I don't know why you feel the need to boast about having been through an earthquake. Or laugh about others reactions. Someone somewhere has always been in a worse experience than any bad news reported that day. What's the point?
        123techie123
      • RE: Earthquake hits Eastern Seaboard; tweets spread faster than tremors

        @bevkurtin

        You don't understand, Bev. Here on the east coast, we have REALLY HARD ROCK. So . . . , our really rare quakes travel much faster and farther, then on the west coast. Also, no one builds here with any kind of seismic code.

        Think of it as if LA got 2"-3" of snow. Everyone would freak out!
        tombutler
    • RE: Earthquake hits Eastern Seaboard; tweets spread faster than tremors

      @zadocpaet

      Bear in mind that some of these buildings are of stone construction. Unless the White House and the Capitol have been completely rebuilt, much of their structure is made of stones piled on one another.

      On the east coast, we don't really think about earthquake proofing our buildings.
      msalzberg
    • RE: Earthquake hits Eastern Seaboard; tweets spread faster than tremors

      @zadocpaet There's lot of eye-rolling from the West Coasties about what we East Coasties don't understand, but here's something you don't understand: when we in the New York/New Jersey/DC area feel things start shaking, we think of one thing first, and it's not earthquakes: terrorist attack. Besides the point about our buildings not designed for earthquakes, as soon as it hit and before people knew what was going on, many places were evacuated just to be on the safe side.
      jgm2
    • RE: Earthquake hits Eastern Seaboard; tweets spread faster than tremors

      @zadocpaet - An orderly evacuation if there is reason to be concerned about a building's structural integrity is obviously sensible, but it was an overreaction in most if not all cases this time.<br><br>As for those who fled from buildings on their own initiative - rushing out into the streets in a panic is totally the wrong thing to do, and I can't believe that no one in the media is pointing this out. You could be struck by falling masonry, or electrocuted by a downed power line.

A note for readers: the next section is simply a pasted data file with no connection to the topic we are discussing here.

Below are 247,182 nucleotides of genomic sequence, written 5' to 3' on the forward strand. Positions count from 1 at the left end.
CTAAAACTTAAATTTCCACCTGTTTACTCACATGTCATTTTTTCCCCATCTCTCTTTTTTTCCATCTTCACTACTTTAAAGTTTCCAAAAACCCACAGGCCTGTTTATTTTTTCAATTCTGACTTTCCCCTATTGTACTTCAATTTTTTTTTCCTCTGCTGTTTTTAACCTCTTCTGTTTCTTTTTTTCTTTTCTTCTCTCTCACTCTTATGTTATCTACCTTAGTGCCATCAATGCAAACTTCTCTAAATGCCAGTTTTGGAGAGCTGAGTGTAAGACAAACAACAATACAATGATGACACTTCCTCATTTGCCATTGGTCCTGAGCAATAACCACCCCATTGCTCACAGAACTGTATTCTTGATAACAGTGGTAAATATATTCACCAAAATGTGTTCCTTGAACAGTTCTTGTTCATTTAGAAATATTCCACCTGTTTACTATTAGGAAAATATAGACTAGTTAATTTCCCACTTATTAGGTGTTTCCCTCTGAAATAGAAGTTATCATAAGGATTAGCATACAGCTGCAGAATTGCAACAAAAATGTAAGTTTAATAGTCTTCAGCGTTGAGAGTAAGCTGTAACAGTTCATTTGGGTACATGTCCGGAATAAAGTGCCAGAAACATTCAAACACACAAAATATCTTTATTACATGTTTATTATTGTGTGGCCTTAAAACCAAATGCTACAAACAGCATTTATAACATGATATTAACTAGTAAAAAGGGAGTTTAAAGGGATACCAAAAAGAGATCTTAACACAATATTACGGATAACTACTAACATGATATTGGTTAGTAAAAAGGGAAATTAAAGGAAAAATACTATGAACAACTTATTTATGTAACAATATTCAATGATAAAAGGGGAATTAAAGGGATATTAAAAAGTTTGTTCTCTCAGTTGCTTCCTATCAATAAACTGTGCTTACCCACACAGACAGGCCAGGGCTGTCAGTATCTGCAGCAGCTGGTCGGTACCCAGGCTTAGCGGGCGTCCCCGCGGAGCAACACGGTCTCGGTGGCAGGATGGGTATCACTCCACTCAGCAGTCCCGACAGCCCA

Greenknight_z
    • Actually, this quake did cause structural damage to buildings

      @zadocpaet It cracked concrete walls, floors, chimneys, and even knocked off 20 to 30 feet of steeple on the national cathedral. I don't know where you got the idea that it caused no damage.
      Dr_Zinj
    • RE: Earthquake hits Eastern Seaboard; tweets spread faster than tremors

      @zadocpaet After shocks can actually be larger than the initial quake, so evacuation of older historical structures is prudent. Don't forget that many buildings on the East Coast are a couple hundred years old.

      I think a lot of the fear is due to the fact that people who don't live on the West Coast believe they are avoiding earthquakes by living elsewhere. The reality is, quakes can happen anywhere. I think we'll see more and more quakes occurring in odd places due to large-scale shifts in the loads placed upon the Earth's crust, due to ice melt-off, rising oceans, ocean current changes, droughts, floods, and other events which are rising in frequency. Remember, our crust floats on a sea of magma, like a boat. If you shift the weight around constantly, the boat becomes unstable.
      BillDem
  • Here's hoping nobody was hurt.

    nt
    Dietrich T. Schmitz *Your
  • RE: Earthquake hits Eastern Seaboard; tweets spread faster than tremors

    My first earthquake! The building was shaking, thought maybe someone was rolling some heavy equipment since this building shakes whenever someone walks by. Glad its just minimal damage if any throughout the east coast. Wonder what you California people are thinking about the east coasters.
    LoverockDavidson_-24231404894599612871915491754222
    • RE: Earthquake hits Eastern Seaboard; tweets spread faster than tremors

      @LoverockDavidson_ We're LAUGHING at y'all. I used to live in LA and after riding through some REAL earthquakes (7.9 and 8.2) the silly tremors you felt are NOTHING. Ever been through a TORNADO? I'm in Texas now and have an underground tornado shelter.
      bevkurtin
      • RE: Earthquake hits Eastern Seaboard; tweets spread faster than tremors

        @bevkurtin
        I figured as much, but you gotta remember earthquakes just don't happen around here. Tornadoes do though.
        LoverockDavidson_-24231404894599612871915491754222
      • RE: Earthquake hits Eastern Seaboard; tweets spread faster than tremors

        @bevkurtin Earthquakes are NO laughing matter for anything! The bottom of my feet can tell you that after walking barefoot in the dark through shattered glass all over my carpet after the 1994 Northridge quake!
        I12BPhil
  • RE: Earthquake hits Eastern Seaboard; tweets spread faster than tremors

    As a fellow survivor of Loma Prieta... I want to say to folks on the east coast, "ya'll don't know what an earthquake is. "
    klockheed